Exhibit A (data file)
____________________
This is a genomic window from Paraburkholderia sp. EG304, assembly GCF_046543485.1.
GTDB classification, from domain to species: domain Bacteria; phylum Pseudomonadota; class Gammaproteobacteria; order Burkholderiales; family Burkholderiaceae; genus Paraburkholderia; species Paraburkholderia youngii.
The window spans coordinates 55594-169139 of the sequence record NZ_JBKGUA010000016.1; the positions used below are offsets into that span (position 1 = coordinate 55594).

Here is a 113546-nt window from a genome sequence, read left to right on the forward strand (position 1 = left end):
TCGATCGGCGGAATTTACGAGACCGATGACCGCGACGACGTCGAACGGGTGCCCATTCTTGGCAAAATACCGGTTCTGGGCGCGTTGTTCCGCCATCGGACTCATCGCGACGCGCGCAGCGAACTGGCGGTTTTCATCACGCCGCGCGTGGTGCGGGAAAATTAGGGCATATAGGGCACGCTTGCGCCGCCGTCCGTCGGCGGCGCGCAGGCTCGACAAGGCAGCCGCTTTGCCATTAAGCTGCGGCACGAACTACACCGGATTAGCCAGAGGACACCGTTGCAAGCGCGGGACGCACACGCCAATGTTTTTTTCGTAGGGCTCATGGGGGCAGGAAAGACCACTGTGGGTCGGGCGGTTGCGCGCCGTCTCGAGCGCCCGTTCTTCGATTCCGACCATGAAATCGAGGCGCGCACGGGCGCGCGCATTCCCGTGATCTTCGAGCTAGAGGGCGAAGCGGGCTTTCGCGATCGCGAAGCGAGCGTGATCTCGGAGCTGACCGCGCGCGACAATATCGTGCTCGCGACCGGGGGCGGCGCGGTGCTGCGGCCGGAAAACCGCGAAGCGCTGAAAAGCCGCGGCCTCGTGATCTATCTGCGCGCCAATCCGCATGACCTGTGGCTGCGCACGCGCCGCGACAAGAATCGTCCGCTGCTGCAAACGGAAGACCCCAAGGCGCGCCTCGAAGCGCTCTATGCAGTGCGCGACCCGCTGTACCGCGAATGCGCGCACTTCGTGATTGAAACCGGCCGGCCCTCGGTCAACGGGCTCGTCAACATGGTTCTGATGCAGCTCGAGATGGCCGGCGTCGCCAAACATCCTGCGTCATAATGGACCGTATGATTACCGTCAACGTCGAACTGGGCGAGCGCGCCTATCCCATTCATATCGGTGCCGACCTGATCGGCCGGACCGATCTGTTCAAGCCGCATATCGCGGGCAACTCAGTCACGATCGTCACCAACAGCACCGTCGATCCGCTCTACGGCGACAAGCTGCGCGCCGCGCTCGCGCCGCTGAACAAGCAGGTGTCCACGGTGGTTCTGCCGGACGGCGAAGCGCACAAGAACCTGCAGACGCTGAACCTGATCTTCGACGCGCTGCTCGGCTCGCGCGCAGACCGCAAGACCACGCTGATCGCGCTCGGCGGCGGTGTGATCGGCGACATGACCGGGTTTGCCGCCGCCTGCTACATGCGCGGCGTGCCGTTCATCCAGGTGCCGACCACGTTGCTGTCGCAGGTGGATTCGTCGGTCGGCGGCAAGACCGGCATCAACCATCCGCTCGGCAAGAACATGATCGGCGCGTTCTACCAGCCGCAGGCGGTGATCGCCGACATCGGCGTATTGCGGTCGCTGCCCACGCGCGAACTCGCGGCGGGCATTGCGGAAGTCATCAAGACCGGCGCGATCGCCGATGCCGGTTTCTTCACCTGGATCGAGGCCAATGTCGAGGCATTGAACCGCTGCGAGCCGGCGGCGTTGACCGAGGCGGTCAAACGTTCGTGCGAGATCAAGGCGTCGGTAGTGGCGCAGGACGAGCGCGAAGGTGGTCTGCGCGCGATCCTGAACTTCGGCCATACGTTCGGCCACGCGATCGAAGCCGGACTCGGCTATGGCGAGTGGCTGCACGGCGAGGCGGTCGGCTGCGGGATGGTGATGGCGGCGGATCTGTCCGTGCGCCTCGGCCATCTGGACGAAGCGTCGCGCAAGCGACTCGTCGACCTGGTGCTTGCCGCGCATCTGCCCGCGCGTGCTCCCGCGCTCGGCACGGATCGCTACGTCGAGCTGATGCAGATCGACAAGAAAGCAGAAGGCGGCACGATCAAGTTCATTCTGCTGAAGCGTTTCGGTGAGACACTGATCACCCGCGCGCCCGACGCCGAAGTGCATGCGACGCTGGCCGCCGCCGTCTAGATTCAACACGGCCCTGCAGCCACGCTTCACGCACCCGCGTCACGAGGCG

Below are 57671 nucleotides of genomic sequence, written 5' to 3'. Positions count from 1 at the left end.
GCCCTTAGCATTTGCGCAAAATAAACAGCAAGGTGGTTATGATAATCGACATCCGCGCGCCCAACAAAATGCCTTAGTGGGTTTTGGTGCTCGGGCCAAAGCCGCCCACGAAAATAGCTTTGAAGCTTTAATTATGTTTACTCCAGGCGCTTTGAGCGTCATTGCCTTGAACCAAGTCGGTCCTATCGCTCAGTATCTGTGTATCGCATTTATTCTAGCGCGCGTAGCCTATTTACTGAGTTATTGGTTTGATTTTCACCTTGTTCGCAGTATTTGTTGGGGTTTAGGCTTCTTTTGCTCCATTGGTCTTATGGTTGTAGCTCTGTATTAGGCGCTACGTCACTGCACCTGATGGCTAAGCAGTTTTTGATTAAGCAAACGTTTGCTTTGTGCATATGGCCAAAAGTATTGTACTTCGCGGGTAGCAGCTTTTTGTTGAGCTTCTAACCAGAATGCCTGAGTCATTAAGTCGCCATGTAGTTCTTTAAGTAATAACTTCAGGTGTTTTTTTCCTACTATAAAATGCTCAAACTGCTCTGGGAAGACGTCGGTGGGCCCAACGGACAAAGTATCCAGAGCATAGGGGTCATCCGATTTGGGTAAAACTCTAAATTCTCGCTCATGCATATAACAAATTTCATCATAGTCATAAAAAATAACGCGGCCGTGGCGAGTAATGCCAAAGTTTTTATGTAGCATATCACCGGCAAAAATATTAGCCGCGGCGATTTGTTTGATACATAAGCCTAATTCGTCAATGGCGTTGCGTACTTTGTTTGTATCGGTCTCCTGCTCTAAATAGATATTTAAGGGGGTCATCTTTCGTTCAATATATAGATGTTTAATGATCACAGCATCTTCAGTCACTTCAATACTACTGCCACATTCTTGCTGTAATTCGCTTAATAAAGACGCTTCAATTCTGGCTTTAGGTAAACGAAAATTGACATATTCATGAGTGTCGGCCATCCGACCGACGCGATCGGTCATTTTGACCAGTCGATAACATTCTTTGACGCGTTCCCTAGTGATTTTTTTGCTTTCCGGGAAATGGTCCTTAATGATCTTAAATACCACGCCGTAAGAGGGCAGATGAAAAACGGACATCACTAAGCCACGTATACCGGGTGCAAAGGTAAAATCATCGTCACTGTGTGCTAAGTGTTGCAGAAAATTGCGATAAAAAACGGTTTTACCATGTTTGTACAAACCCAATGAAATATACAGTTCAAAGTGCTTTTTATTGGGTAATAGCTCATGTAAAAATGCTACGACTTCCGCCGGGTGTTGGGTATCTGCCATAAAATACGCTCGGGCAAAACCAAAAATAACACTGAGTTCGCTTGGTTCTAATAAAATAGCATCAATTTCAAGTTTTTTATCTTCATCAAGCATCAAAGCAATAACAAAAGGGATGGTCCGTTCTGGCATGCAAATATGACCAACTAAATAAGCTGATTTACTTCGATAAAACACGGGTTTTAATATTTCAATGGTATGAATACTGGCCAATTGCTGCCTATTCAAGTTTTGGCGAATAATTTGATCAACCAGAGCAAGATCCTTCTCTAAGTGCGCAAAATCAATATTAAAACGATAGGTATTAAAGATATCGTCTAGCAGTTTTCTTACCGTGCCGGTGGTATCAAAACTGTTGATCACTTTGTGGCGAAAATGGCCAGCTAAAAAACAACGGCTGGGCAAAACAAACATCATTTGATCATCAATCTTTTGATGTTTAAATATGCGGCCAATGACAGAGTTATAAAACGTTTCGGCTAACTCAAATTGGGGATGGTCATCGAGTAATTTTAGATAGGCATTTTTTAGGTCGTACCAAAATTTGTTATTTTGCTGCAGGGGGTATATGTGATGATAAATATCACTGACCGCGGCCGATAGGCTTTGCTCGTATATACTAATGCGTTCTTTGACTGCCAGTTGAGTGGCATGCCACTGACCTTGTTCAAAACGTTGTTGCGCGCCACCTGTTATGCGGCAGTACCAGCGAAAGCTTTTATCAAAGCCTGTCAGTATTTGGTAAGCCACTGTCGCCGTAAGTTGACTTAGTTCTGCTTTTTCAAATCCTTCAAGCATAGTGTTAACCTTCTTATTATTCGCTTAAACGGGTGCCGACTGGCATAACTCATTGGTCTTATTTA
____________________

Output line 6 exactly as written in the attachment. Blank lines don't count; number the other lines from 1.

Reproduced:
Below are 57671 nucleotides of genomic sequence, written 5' to 3'. Positions count from 1 at the left end.